Event Planning For Beginners, Part 2: Planning

Last week, as part of our Event Planning for Beginners series, we discussed creating a budget for your event. Once you have figured out roughly how much you can spend on your event, you can get to planning, making reservations, and purchasing supplies! Here are the steps that you will need to take when planning your upcoming event:

1. Choose a Theme

You may have already picked a theme for your event before you put together your budget, but either way this is a good place to start. You will want to pick a theme before you do anything else so that your venue, décor, and marketing material support that theme.

2. Choose a Location

You know what they say: “Location, location, location.” Choosing a venue is probably the single most important decision you will make while planning your event. While cost is an important factor to consider, you should also take a couple of other things into consideration. First of all, make sure your chosen venue is in a convenient location for attendees with ample parking available. If parking is an issue, you may consider offering valet parking. You also want to think about how much space you will need for your guests as well as the ambiance you are trying to create. Your venue can do a lot to enhance or detract from the success of your event.

3. Entertainment

Once you have a venue and a date, you will need to make sure to book your chosen entertainment. Procrastinating on this may result in the need to settle for lower quality entertainment or pay a premium to book the entertainment that you do want.

4. Invitations / Marketing

Once you have picked a venue and have your entertainment booked, it is time to start getting the word out! You probably already had an idea of the number of people you planned on inviting or marketing to, and by sending out RSVPS earlier in the planning process, you will be able to get a better idea of the actual number of guests attending. This will be important when making arrangements for food and drink.

5. Seating Chart

You may decide not to have assigned seating, and that is fine, just make sure you have enough seating for the guests that have RSVP’d and then some. There will always be last minute attendees, and, without assigned seating, it is likely that there will be one or two open seats at each table. If you are working on a tight budget with limited space, it is best to creating a seating chart to make sure everyone has a seat.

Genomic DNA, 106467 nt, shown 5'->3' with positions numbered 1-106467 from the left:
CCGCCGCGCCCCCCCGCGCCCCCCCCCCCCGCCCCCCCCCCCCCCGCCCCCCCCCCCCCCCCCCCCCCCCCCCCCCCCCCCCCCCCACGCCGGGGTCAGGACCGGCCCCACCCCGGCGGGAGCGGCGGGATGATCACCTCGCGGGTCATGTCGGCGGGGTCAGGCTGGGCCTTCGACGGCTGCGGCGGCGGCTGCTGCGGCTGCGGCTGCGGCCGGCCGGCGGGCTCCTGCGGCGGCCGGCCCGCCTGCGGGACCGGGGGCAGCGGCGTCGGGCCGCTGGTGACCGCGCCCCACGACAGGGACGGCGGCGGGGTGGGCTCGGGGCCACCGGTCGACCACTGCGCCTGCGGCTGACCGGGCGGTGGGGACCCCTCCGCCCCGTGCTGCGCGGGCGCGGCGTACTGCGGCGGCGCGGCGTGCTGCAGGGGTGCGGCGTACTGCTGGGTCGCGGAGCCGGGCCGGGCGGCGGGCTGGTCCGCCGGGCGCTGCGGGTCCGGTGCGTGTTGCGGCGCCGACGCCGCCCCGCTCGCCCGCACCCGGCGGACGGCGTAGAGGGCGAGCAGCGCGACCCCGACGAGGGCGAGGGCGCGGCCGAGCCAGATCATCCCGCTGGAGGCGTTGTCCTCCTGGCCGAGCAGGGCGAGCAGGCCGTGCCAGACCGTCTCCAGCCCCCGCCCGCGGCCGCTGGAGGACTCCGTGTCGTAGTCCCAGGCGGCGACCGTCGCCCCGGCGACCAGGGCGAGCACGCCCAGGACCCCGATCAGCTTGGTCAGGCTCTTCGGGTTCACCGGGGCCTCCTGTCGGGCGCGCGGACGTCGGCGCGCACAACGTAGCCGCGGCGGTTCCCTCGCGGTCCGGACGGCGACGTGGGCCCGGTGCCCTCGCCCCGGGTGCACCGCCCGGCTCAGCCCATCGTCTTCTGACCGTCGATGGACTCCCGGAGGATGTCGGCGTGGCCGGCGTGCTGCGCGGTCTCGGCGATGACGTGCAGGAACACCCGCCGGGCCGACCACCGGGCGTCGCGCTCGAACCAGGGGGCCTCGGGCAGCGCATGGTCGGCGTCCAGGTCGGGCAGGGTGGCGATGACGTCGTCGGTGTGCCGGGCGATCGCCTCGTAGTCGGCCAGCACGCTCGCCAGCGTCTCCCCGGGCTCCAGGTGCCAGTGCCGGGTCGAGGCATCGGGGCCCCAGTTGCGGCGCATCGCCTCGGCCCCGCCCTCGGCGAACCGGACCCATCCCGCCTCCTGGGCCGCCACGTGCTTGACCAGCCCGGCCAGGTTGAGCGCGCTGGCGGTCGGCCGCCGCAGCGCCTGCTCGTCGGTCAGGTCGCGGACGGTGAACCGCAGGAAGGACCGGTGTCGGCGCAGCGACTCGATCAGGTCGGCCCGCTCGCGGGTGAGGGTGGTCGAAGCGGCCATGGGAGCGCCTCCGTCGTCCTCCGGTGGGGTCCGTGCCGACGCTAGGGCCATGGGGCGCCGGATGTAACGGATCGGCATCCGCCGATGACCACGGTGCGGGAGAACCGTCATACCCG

6. Food

The biggest decision you will need to make when considering your food options, is whether you want food to be served buffet style or not. Before making a decision, talk to your venue about the services that they offer. It may be cheaper from a staffing perspective to choose buffet style service, but you could end up spending more money on wasted food. If you are hosting a networking event, buffet style service offers guests another opportunity to get to know each other.

7. Drinks

You may or may not choose to serve alcoholic beverages at your event, but if you do you will need to decide on which drinks to serve as well as quantity based on your guest list. To ensure the safety of your guests and help protect your wallet, you may decide to limit number of drinks per guest by providing each guest with tickets or something similar. You will also need to find out if your venue provides bartending services, or if you will need to hire your own bartender for the event.

8. Activities

You may decide that your chosen entertainment is the only activity that your event needs. If you have chosen a live band or DJ, your guests may be happy dancing the night away. However, if you are planning an event where networking is encouraged, you may want to include additional activities for your guests. Maybe offer a photo booth, life-sized board games, or conversation tables with prompt cards.

9. Décor

Décor is the fun part, right? The reason it is a good idea to put your décor creativity to use until the end of your event planning to do list is because it really should be the icing on the cake. After the rest of your event has fallen in to place, you can decide what kind of décor you want to use to complete your desired theme. Additionally, if you have blown through your budget, including the suggested budget, you may be able to cut some expenses in your décor budget, if necessary.

Of course, these steps and their order are just a suggestion. The needs of your specific event may be different and require more or less planning. The best way to make sure you don’t forget anything is to write everything down. And don’t forget to have fun along the way! Tune in next week as we continue our Event Planning for Beginners series as we go into more detail on choosing an event venue. Until then, happy planning!